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Friday, June 11, 2010

Garden Design Update: View Through A Copse

Copse - a thicket of small trees or shrubs

Thicket - a dense growth of shrubs or undergrowth

Grove - A small growth of trees without underbrush

Forest - A dense growth of trees, plants and underbrush covering a large area

Pale - An area enclosed by a fence or boundary.

As in... "Within the pale, we began to see the beginnings of a copse, a thicket of plants looking much like a grove initially that will never begin to be large enough to be a forest."

When fully planted, it will be a destination in the garden with a path through plantings leading to it and a bench nestled within it providing a place to sit and rest and think about definitions of landscape terms like copse or anything else that comes to mind.

Amelanchier x grandiflora 'Autumn Brilliance'
Spiraea japonica 'Limemound', recycled from the front landscape.

With these trees and shrubs in place, the largest bed in the garden begins to take shape.

Next up, patio construction.

Find a nice bench for seating in the copse.

Consult with garden designer on additional plantings in the back yard and to layout the path through the copse garden.

Get serious about a gate design for the vegetable garden.

Look for a fountain for the patio.

Watch the night blooming cereus bloom, which really has nothing to do with the garden design, but it does have a great big flower bud on it and I think it should bloom in a week or so.

14 comments:

Verdant Wilds said...

I am drooling over those bricks.Lots of fun in store!

Darla said...

Oh my, what a lot of work that has been happening around your yard...

lifeshighway said...

Pale was a mew word for me (in the use anyway) So what is that a homonym?
I am in awe of the beautifully crafted sentenced that did require me to reread quite a few of the definitions.

Rose said...

Well, I'm glad you cleared up my confusion about copses and pales, Carol. I'm envisioning your garden turning into one of those famous English estates, perhaps the Sissinghurst of Indiana:)

Vikki and the Kid said...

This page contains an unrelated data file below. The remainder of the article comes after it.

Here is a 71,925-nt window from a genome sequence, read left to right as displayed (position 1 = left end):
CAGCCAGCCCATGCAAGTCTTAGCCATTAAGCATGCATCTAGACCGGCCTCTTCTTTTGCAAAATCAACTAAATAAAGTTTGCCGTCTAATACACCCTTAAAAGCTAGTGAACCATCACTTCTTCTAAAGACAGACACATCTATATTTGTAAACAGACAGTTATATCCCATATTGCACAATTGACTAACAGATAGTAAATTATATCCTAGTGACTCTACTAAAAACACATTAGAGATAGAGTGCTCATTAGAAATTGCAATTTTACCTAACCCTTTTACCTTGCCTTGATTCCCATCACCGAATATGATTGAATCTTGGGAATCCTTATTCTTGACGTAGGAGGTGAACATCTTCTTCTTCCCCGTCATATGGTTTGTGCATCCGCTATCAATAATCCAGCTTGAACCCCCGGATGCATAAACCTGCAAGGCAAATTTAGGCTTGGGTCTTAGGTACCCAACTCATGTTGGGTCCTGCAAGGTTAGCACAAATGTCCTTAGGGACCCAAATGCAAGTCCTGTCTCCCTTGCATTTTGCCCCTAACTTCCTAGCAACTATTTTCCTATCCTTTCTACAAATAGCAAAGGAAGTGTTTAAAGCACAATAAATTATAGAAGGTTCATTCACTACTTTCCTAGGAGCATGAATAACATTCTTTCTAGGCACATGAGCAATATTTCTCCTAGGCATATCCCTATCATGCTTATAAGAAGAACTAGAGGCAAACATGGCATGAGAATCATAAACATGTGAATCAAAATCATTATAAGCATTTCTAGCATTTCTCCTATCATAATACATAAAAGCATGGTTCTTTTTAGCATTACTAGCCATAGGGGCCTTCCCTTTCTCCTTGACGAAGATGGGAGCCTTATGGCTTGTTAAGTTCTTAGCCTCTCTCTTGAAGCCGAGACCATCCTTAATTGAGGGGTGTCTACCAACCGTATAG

I am so very impatient. We've been in this house only since March and still I want the trees we just planted 2 weekends ago to already be 15 feet tall!

I like your plan tho. Wonder if I can carve out a spot?

Vikki at http://vikkisverandah.blogspot.com

Turling said...

Coming along nicely, it is.

Mr. McGregor's Daughter said...

It's all so exciting. I'm enjoying watching the reformation of your garden. Thanks for the lesson on landscape terms. It's weird how many place names around here have "Grove" as part of their name.

Dee @ Red Dirt Ramblings said...

Carol,

That was brilliant!

Dee

Kate said...

Your plan looks so well researched and thought out that I'm sure you'll end up with a beautiful sitting area once everything fills in. It made me think of a restaurant I found a few weeks ago...they had converted an old alleyway into a goregous promenade flanked by climbing ivy on both sides with sitting areas underneath shaded by wrought-iron trellises. Hope to see more businesses go that route in the future!

Kathy said...

Yes, I appreciated having all those definitions, too. The 'Autumn Brilliance' is wonderful in spring, too.

Laurrie said...

I am eager to see your copse as everything else fills in. I love the idea of a little group of small trees with a path and really want one like yours. I can't grow serviceberries or crabapples as we get cedar apple rust here pretty badly. I need to come up with some other small trees for a copse (or grove or thicket or pale!)

Vetsy said...

I like this post Carol, very education, informative and fun! Can't wait to see the fountain you find for the patio.

Jo Ellen Meyers Sharp said...

Thanks for making me look up copse.

Chookie said...

I am enjoying peeping over your virtual fence to see everything that's going on in here!
I'm probably one of the few gardeners to attempt a thicket, to provide shelter for wrens. I deliberately planted some Bursaria spinulosa together, but unfortunately the plant's so leggy that the thicket never really developed properly. Back to the drawing board!